As the pandemic stretches on more people are struggling with opioid use disorder. At an annual event highlighting addiction recovery, state leaders shared some alarming statistics. GPB’s Ellen Eldridge has more.

A hand on a pill bottle for oxycontin
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FILE - In this Aug. 17, 2018, file photo, family and friends who have lost loved ones to OxyContin and opioid overdoses leave pill bottles in protest outside the headquarters of Purdue Pharma.
Credit: AP Photo/Jessica Hill, File

Roughly 180,000 Georgians struggle with opioid use disorder, Attorney General Chris Carr said.

That’s more people than live in the entire city of Macon, Carr said during the annual Addiction Recovery Awareness Day on Tuesday. 

Statewide, more than 8,000 people have died over the past two decades because of the opioid crisis, Carr said, and state leaders are taking action.

"This is a human issue," he said. "This is about human beings that have been impacted, whether it's individuals themselves in long-term recovery, friends or family members, or those that have been lost. And I don't think we can lose sight of that."

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The state will continue to hold pharmaceutical companies and distributors accountable for opioid addiction and overdose deaths through an ongoing lawsuit that could mean more money for Georgia through a settlement, Carr said. 

Ensuring communities have funding for treatment and other resources is critical, Carr said, because Georgia is among the top 11 states with the most opioid overdose deaths, and 55 Georgia counties have an overdose rate higher than the national average.

"I know that as you get outside of urban areas in our state, resources become scarce or nonexistent," Carr said. "But if we can get the settlement, if we can get resolution to these lawsuits, we know that those dollars will go to helping real people."

Overdose deaths are climbing across the country, according to recent data from the Centers for Disease Control and Prevention.

From June 2019 through May 2020, there were more than 81,000 drug overdose deaths in the United States, the highest number ever in a 12-month period.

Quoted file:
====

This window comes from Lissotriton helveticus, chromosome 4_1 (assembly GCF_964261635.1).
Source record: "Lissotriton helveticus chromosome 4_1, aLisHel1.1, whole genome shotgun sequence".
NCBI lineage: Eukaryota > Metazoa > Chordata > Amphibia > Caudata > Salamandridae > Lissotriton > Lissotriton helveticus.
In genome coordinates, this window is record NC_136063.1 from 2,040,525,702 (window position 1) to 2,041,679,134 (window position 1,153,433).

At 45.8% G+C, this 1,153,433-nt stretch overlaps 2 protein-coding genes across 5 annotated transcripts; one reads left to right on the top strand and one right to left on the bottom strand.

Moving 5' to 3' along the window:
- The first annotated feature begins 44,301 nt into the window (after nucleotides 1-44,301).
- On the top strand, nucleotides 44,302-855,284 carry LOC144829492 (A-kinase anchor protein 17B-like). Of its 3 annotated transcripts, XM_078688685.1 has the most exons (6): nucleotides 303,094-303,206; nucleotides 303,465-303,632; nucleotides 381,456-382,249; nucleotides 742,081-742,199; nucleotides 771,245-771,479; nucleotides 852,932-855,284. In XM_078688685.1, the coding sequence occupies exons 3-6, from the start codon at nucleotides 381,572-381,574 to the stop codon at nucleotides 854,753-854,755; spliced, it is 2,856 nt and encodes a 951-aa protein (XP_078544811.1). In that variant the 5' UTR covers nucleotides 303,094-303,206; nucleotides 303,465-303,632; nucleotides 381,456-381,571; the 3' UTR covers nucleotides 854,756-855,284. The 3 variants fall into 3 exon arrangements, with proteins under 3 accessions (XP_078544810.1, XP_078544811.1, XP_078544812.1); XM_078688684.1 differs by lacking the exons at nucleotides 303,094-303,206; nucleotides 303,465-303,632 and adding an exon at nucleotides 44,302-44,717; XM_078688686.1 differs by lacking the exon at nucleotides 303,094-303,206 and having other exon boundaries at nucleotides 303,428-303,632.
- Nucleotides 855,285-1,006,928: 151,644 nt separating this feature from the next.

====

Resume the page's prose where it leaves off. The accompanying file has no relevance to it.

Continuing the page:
The Georgia Council on Substance Abuse is advocating for both Congress and the Georgia General Assembly to expand funding for peer-led recovery programs.

“These lives matter and many of the lives lost are from communities across Georgia," the council said. "COVID-19 is only accelerating the death toll from the addiction crisis. Those with substance use disorder need increased assistance, funding and peer-led support — and they need it now.”

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Commissioner Judy Fitzgerald with the state Department of Behavioral Health and Developmental Disabilities said the most important thing she saw in 2020 was the recovery community lifting itself up and fighting for survival.

"We watched friends struggle and we know that isolation and economic and emotional trauma have taken their toll, and they continue to take their toll," Fitzgerald said. "We watch people who suffer and don't know how to find connections."

Jeff Breedlove, Brian Kemp and Neil Campbell.
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Jeff Breedlove (left) and Neil Campbell on Jan. 28, 2020, present Gov. Brian Kemp with a mini billboard from the Georgia Recovers campaign.
Credit: Ellen Eldridge / GPB

Peer connections with people in recovery help fill those gaps, and Fitzgerald said, as of Jan. 11 this year, the Care Academy graduated more than 762 certified peer specialists.

Also, Georgia will have four more addiction recovery support centers added, making a total of 30 centers statewide, Fitzgerald said.

"The state of Georgia is investing in recovery," she said. "We get grant money from the feds that we put to work in providing treatment services, most especially for those who are uninsured."

The support centers are included in the governor's budget proposal.

The more than 800,000 Georgians living in long-term recovery are living, breathing, proof that recovery is real, Gov. Brian Kemp said Tuesday morning. He also spoke at last year's event.

"My budget proposal includes funding to support more than 30 peer-led recovery community organizations across the state," Kemp said. "We realize how important that is, and these important community-based entities support recovery in our communities after treatment has been completed and I believe are key to maintaining sobriety."

Recovery is an issue that unites all Georgians, Kemp said, citing the bipartisan General Assembly Working Group on Addiction and Recovery that partnered with the governor's administration on a bill establishing a Georgia recovery license plate that raises awareness of recovery.